Sunday, July 22, 2012

Protecting the Grand Canyon's eastern rim and the Navajo's western boundary lands

In the spirit of this blog recounting the past in order to understand what futures the Grand Canyon might face, here is one thought I had for cooperative action to protect its east side from the Paria down to the Confluence at the Little Colorado.

First step: Remember it is that entire stretch that is under threat: unregulated recreation, proposed water pipe lines, trespass on sacred land, and most presently, the heinous scheme to enrich some Phoenix whitefolk by using the weapons of mass industrial tourism to suck up investment dollars while destroying the Confluence and its nearby rim.

Second step: Remember that any action affecting the 1934 west Navajo boundary must be grounded in necessity; it must be a "required … use under the authority of the United States". I believe that thwarting the above threats, coupled with the manifest desire of United States citizens, Navajo and non-Navajo, to protect and preserve traditional Navajo and National Park System values in that entire stretch, is such a required use -- provided that the case is made fully, with examples, in public, and before & in consultation with appropriate Navajo and United States government entities and individuals.

Third step: With this requirement in hand, satisfying both the 1934 Navajo Boundary Act and the words of the Antiquities Act, recall what attorney-adviser for the Interior Field Solicitor in Santa Fe, R. C. Eaton, wrote in footnotes 5 & 6 of his 28 Aug 2003 work-product:

"The Navajo Nation Department of Justice has prepared an undated document stamped 'Draft' and titled "Preliminary Analysis of Navajo Nation Western Boundary." which Stanley M. Pollack, the Navajo National's Special Counsel for Water Rights, transmitted to Andrew F. Walch, Attorney, Environment and Natural Resources Division, United States Department of Justice, by letter dated February 28, 1997. (fn.5) In the "Preliminary Analysis of Navajo Nation Western Boundary," discussed in n.5 above, the Navajo Nation argues that the Antiquities Act authorizes the President to proclaim as a national monument only "lands owned or controlled by the Government of the United States" and that that term does not include Indian reservation lands. However, the Navajo Nation's argument is contrary to longstanding Department of the Interior interpretation and practice. See, e.g. September 26, 1978, memorandum from Associate Solicitor, Conservation and Wildlife, to Manager, Federal Antiquities Program, re: Antiquities Act Permits on Indian Lands (concluding that "lands owned or controlled by the Government of the United States" includes tribal trust lands). (fn.6)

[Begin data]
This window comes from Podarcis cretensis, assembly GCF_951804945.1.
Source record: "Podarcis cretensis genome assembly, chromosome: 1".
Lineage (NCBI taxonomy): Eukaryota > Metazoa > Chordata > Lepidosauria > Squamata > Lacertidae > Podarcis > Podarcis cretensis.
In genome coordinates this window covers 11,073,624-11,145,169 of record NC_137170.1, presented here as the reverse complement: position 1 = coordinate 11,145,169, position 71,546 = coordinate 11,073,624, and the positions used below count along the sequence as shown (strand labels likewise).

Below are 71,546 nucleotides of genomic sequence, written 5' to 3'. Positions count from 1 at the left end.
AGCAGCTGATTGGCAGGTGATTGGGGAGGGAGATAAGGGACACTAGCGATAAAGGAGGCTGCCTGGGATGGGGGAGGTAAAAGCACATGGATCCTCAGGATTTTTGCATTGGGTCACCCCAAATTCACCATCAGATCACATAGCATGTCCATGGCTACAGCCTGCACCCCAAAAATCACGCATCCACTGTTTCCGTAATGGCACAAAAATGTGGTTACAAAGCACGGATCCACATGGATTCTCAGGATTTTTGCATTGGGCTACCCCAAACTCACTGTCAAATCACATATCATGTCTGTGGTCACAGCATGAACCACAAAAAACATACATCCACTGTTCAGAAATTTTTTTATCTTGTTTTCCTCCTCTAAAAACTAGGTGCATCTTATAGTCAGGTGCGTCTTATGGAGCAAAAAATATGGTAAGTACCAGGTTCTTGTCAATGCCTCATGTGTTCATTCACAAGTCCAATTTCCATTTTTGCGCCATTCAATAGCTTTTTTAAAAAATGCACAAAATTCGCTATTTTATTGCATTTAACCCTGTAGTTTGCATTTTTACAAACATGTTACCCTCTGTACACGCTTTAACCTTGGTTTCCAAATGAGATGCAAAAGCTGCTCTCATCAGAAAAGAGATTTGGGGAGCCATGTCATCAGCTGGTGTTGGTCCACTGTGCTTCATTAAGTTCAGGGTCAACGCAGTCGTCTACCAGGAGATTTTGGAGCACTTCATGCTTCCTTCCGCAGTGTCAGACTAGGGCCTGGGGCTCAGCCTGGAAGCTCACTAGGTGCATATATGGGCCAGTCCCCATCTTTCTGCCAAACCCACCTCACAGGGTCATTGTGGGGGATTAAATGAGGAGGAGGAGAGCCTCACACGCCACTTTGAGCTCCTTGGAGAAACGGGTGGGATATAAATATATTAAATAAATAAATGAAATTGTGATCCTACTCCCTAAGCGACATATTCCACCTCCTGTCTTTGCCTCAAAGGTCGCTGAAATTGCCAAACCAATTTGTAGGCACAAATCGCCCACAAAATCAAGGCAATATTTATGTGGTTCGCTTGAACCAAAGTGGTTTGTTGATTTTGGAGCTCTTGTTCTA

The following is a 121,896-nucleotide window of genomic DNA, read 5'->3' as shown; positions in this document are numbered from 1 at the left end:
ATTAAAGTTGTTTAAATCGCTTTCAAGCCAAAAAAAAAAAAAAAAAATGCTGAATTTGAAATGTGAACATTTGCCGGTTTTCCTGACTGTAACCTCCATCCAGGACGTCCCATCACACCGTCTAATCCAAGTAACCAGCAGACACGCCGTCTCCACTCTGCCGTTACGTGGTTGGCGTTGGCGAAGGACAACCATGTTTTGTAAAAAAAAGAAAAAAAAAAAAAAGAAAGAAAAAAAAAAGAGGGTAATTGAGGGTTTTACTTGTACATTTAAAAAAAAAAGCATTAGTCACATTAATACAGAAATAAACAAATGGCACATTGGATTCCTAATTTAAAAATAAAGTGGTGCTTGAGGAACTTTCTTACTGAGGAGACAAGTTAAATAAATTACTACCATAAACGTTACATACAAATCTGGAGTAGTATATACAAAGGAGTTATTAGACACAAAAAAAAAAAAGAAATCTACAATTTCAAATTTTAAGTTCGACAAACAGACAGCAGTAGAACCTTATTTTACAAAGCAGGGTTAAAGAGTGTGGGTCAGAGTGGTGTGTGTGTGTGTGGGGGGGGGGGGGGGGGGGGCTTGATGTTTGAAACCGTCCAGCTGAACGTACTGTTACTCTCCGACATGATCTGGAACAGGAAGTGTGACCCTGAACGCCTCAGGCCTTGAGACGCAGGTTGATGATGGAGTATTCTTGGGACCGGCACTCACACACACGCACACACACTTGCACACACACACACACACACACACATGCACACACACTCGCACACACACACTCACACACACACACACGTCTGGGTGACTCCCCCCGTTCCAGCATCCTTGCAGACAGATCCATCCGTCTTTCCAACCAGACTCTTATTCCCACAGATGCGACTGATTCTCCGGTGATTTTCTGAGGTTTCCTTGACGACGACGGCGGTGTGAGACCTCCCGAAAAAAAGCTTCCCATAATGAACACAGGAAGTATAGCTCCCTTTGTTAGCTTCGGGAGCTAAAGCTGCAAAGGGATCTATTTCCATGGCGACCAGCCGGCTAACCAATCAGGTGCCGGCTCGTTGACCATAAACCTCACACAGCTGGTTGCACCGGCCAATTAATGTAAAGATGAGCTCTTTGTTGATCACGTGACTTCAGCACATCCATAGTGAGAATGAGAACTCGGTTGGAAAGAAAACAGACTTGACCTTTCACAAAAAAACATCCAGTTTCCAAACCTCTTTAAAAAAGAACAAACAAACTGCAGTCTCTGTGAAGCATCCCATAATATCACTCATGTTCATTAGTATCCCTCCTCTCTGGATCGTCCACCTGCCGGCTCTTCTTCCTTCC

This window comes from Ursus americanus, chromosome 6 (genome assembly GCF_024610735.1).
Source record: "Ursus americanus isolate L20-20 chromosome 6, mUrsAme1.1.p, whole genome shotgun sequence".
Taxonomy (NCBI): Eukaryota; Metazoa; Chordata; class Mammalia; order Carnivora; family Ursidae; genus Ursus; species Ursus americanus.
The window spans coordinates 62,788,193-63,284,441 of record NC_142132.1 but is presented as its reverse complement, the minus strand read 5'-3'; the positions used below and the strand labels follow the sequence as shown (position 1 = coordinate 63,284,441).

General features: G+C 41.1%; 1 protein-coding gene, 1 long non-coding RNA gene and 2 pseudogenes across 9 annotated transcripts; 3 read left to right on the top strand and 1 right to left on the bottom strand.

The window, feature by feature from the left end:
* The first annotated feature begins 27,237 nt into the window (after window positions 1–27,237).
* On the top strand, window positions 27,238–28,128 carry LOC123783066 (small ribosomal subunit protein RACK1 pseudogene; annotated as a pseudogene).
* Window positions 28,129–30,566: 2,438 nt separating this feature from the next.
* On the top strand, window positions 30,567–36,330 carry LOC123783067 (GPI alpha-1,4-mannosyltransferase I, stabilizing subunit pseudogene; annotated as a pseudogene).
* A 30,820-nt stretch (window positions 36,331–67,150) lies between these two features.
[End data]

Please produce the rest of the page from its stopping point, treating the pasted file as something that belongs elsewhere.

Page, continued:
Lets deploy that interpretation for the Navajo's, Grand Canyon's, and public's benefit by a
Fourth step: Use the Antiquities Act to proclaim, as a matter of requirement and necessity, a Grand Canyon - Navajo Rim National Monument, going from the east bank of the Colorado River up to the rim of the Grand Canyon (including the entire left river bank, and the Desert Facade and Marble Canyon's east side), and running from the Paria River junction downstream to the Little Colorado River junction. (There are already Little Colorado and Marble Canyon Navajo Tribal Parks in place.)

This GC-NR NM would be interpreted and declared as a matter of law and policy to be Navajo land in its entirety, as per the 1934 Navajo Boundary Act and given the rights and required concurrence of the Navajo under the 1975 GCNP Enlargement Act.

The GC-NR NM would be administered jointly by the Navajo Nation acting through its appropriate entities, local and tribal, and by the Secretary of the Interior acting through the administration of GCNP. 

The GC-NR NM would be fully protected against all new entry, use, or action under all public land laws, and any alteration in activities carried on as of January 1, 2012 would be forbidden unless and until approved by the administering authorities after full public review, as per for instance, procedures under the 1964 Wilderness Act. All existing valid Navajo rights are protected.

Fifth step: Until the Monument proclamation is made, no actions changing the physical, social, cultural, or natural environment of the area of the GC-NR NM are allowed.

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